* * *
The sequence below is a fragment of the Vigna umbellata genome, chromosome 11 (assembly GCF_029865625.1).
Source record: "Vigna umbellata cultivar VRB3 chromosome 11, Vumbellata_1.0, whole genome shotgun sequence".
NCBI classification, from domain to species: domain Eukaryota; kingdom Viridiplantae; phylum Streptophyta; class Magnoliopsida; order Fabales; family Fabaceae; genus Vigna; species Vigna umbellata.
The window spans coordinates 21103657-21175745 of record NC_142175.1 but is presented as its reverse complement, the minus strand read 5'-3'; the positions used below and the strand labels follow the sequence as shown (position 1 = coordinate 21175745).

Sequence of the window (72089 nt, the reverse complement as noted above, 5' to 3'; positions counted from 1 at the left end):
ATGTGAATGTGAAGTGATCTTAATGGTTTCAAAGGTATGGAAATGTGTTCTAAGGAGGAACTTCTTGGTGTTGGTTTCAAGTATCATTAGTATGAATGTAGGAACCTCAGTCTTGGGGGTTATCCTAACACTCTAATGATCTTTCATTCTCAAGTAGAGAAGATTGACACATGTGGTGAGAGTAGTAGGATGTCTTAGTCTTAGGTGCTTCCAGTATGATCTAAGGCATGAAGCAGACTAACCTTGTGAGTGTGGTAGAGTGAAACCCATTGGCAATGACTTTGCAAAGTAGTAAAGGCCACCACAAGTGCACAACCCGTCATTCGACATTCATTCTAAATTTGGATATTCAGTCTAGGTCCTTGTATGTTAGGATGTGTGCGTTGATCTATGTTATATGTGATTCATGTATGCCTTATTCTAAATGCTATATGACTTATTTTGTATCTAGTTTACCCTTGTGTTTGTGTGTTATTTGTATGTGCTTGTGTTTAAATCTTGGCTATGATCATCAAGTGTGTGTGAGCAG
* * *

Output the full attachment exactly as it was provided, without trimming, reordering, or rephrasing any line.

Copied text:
The sequence below is a fragment of the Vigna umbellata genome, chromosome 11 (assembly GCF_029865625.1).
Source record: "Vigna umbellata cultivar VRB3 chromosome 11, Vumbellata_1.0, whole genome shotgun sequence".
NCBI classification, from domain to species: domain Eukaryota; kingdom Viridiplantae; phylum Streptophyta; class Magnoliopsida; order Fabales; family Fabaceae; genus Vigna; species Vigna umbellata.
The window spans coordinates 21103657-21175745 of record NC_142175.1 but is presented as its reverse complement, the minus strand read 5'-3'; the positions used below and the strand labels follow the sequence as shown (position 1 = coordinate 21175745).

Sequence of the window (72089 nt, the reverse complement as noted above, 5' to 3'; positions counted from 1 at the left end):
ATGTGAATGTGAAGTGATCTTAATGGTTTCAAAGGTATGGAAATGTGTTCTAAGGAGGAACTTCTTGGTGTTGGTTTCAAGTATCATTAGTATGAATGTAGGAACCTCAGTCTTGGGGGTTATCCTAACACTCTAATGATCTTTCATTCTCAAGTAGAGAAGATTGACACATGTGGTGAGAGTAGTAGGATGTCTTAGTCTTAGGTGCTTCCAGTATGATCTAAGGCATGAAGCAGACTAACCTTGTGAGTGTGGTAGAGTGAAACCCATTGGCAATGACTTTGCAAAGTAGTAAAGGCCACCACAAGTGCACAACCCGTCATTCGACATTCATTCTAAATTTGGATATTCAGTCTAGGTCCTTGTATGTTAGGATGTGTGCGTTGATCTATGTTATATGTGATTCATGTATGCCTTATTCTAAATGCTATATGACTTATTTTGTATCTAGTTTACCCTTGTGTTTGTGTGTTATTTGTATGTGCTTGTGTTTAAATCTTGGCTATGATCATCAAGTGTGTGTGAGCAG